Date read: 7.29.09
Book from: Borrowed from Kakaner
Requiem for a Dream, although probably better known to most through Darren Aronofsky’s 2000 film, is one of the most acclaimed novels about addiction. It charts a few, terrible months in the lives of a small circle of friends and family in New York in the 1970’s, all of whom are led into addiction by their own hopes for fulfillment and wholeness. Harry Goldfarb, his friend Tyrone C. Love, and his intelligent, artistic girlfriend Marion dream of making it big by selling heroin, only to become paralyzed by apathy, self-loathing, and dependence on the drugs that once seemed to be their ticket to success. Meanwhile, Harry’s lonely, widowed mother Sara comforts herself with chocolate and endless television. When a chance phone call seems to promise her an appearance on one of her beloved television shows, she becomes reinvigorated by the conviction that she must lose weight, precipitating an obsessive cycle of dependence on diet pills.
Requiem for a Dream is one of the most grueling, brutal films I’ve seen, and for this reason I found myself reluctant to break into the novel. Once you begin, however, you feel a sense of commitment to the characters, an obligation to hear their stories out and follow them to the end, despite the sense of doom that pervades the novel from the very beginning.
Selby writes no quotation marks or apostrophes, few commas, and fewer paragraph breaks, so that different characters’ perspectives rush together in a margin-to-margin stream of thoughts and conversation. It took me a while to accustom myself to this packed flow, but once I did, I found it easy to plug myself into the characters’ perspectives each time I picked the book up again. I really appreciated how effectively Selby was able to distinguish characters’ voices by their speech patterns and accents, and how his style communicated their rapid-fire, desperate dialogue.
The narration is perceptive and unsparing in its observation, but does not judge. The psychology of addiction is conveyed frighteningly well (particularly frightening if, like me, you already have a personality that’s a little inclined to addictiveness); you can see how easy it can become to substitute chemical satisfaction when real happiness and wholeness seem ungraspable. It made me unutterably sad whenever Marion defended her addiction by explaining that it made her feel whole. I was a little warier of how Selby treats Mrs. Goldfarb’s eventual fate, because I don’t know how realistic it is (well, it’s at least more realistic than the movie – but still, [spoiler] unanaesthetized shock treatment? [/spoiler]). However, it is an effectively dramatic representation of how the elderly, in particular, can become victims of the medical system and societal neglect.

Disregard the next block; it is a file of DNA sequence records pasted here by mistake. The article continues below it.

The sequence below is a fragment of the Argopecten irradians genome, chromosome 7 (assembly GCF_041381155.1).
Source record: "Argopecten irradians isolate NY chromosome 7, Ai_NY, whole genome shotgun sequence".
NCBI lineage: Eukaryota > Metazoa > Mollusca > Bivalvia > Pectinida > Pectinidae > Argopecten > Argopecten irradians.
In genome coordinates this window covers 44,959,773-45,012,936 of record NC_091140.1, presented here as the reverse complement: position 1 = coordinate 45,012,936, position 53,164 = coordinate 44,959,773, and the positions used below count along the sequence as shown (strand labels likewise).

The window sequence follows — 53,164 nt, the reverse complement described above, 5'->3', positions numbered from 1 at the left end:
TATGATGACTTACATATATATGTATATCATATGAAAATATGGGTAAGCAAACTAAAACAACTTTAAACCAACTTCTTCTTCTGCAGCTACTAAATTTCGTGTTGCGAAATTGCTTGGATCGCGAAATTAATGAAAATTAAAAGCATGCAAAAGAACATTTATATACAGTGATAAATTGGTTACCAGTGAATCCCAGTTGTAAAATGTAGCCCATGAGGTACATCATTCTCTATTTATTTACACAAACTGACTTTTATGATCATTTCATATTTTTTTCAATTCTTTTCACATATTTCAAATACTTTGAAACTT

I did have one minor complaint about the book: I was troubled that the young female characters (Marion, Tyrone’s girlfriend Alice) often seemed to exist in order to be beautiful and provide sex for their boyfriends. Harry’s appreciation of Marion’s physical beauty is written as a sort of redemptive worship. In some sense, actually, the male characters are infantilized, and revolve around female archetypes of warmth, authenticity, and fertility (the purifying goddess, the earth mother) that serve as counterpoints to the sterility and destructiveness of drugs; this is notably seen in Tyrone’s longing reminiscences about his generous, loving mother. However, because Marion and Sara were otherwise fully-developed voices and characters, I was satisfied overall by Selby’s treatment of the female characters.
As some have noted, Harry, Marion, and Tyrone’s story is a more conventional narrative of drug dependence, but the inclusion of Sara’s story broadens the book’s focus. The book at its most basic level is not about drug addiction, but about the danger of devoting oneself entirely to false dreams. Sara is herself aware of this, but cannot escape the trap that she creates for herself in her desperation. As she tells Harry in one of the book’s most heartbreaking scenes, she knows that it’s not really about her appearing on television in a red dress and gold shoes, but about the promise of renewed youth and hopes, the fulfillment of her need to feel special and loved again.
I think it would be really interesting to read Requiem in tandem with The Great Gatsby, as both deal with the failure and innate falsity of the American Dream. Overall, Requiem is tightly constructed and brilliantly and compassionately observed. It also horrifying and bleak and definitely not for everyone, and I would hesitate to even call it rewarding, except in one major respect: the human compassion that it displays and inspires.